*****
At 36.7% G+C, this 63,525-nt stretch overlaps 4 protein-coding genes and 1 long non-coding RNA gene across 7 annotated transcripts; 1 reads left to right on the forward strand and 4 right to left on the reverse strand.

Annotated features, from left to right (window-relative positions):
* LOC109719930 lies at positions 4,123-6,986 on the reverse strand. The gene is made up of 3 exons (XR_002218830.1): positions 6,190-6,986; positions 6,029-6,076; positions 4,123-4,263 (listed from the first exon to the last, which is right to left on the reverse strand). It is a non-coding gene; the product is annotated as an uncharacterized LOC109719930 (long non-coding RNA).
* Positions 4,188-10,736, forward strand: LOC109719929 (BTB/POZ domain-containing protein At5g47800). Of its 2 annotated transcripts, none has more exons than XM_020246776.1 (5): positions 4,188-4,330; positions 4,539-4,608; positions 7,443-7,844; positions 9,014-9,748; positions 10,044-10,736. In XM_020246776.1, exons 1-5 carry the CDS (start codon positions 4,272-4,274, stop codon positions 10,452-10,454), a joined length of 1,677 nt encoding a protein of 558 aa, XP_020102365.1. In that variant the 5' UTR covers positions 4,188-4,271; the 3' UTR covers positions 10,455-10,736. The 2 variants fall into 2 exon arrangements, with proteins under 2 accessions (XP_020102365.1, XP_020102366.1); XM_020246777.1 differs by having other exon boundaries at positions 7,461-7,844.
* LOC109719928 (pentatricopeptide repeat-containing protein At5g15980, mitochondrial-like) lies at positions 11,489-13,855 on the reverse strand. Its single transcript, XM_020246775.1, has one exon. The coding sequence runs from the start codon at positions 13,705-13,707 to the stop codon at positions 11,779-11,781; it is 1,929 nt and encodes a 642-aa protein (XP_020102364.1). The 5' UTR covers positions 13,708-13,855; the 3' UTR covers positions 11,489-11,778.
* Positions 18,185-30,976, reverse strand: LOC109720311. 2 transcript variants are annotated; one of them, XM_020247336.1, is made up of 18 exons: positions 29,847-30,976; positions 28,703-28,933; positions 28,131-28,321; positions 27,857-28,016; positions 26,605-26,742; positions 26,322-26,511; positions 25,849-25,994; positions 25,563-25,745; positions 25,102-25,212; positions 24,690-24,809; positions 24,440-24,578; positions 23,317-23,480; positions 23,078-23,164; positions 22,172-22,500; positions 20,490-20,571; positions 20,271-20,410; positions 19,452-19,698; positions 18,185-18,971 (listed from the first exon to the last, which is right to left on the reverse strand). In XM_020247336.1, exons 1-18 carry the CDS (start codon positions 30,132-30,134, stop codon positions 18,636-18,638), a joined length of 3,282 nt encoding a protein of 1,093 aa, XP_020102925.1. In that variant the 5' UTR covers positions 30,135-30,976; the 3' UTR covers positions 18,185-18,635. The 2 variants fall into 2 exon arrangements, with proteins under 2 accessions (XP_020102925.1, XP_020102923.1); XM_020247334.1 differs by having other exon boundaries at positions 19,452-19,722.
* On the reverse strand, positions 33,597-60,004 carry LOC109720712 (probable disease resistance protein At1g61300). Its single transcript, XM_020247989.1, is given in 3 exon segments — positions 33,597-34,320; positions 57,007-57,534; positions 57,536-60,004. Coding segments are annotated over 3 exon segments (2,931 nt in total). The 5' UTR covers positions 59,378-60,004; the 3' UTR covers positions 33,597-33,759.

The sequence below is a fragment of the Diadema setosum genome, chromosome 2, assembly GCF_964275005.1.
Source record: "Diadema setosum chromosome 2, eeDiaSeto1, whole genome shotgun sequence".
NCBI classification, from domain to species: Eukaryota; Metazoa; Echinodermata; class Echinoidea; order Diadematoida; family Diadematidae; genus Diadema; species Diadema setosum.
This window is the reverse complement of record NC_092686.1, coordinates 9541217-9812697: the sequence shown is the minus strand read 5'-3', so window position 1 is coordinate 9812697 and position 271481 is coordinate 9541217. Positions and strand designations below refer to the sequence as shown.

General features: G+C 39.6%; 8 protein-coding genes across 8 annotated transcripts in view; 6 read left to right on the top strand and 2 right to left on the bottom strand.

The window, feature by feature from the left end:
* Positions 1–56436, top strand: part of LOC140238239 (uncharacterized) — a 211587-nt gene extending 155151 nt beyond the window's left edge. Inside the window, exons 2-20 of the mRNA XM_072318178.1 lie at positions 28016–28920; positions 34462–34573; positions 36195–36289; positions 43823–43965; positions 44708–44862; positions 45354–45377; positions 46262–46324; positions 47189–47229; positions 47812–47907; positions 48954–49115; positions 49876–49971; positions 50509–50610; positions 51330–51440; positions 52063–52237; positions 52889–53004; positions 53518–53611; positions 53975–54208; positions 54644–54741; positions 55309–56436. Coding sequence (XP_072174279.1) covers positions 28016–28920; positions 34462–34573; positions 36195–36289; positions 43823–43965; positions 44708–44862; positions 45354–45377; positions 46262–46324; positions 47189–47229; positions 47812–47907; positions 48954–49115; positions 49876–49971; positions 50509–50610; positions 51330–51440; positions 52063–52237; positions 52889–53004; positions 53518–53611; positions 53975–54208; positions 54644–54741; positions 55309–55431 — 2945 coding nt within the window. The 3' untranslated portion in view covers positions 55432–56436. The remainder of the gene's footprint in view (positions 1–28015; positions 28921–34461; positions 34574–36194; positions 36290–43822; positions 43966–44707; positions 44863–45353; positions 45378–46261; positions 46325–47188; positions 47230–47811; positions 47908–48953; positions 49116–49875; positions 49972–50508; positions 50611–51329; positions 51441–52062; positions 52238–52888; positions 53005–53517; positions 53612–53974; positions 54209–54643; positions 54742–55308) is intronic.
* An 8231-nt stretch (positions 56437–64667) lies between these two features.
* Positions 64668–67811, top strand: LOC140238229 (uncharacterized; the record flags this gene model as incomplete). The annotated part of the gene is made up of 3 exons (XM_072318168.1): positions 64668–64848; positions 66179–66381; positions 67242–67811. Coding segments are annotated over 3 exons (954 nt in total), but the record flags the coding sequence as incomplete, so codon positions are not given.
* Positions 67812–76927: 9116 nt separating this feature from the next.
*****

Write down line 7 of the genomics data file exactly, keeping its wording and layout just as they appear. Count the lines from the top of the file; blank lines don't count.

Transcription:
* On the reverse strand, positions 33,597-60,004 carry LOC109720712 (probable disease resistance protein At1g61300). Its single transcript, XM_020247989.1, is given in 3 exon segments — positions 33,597-34,320; positions 57,007-57,534; positions 57,536-60,004. Coding segments are annotated over 3 exon segments (2,931 nt in total). The 5' UTR covers positions 59,378-60,004; the 3' UTR covers positions 33,597-33,759.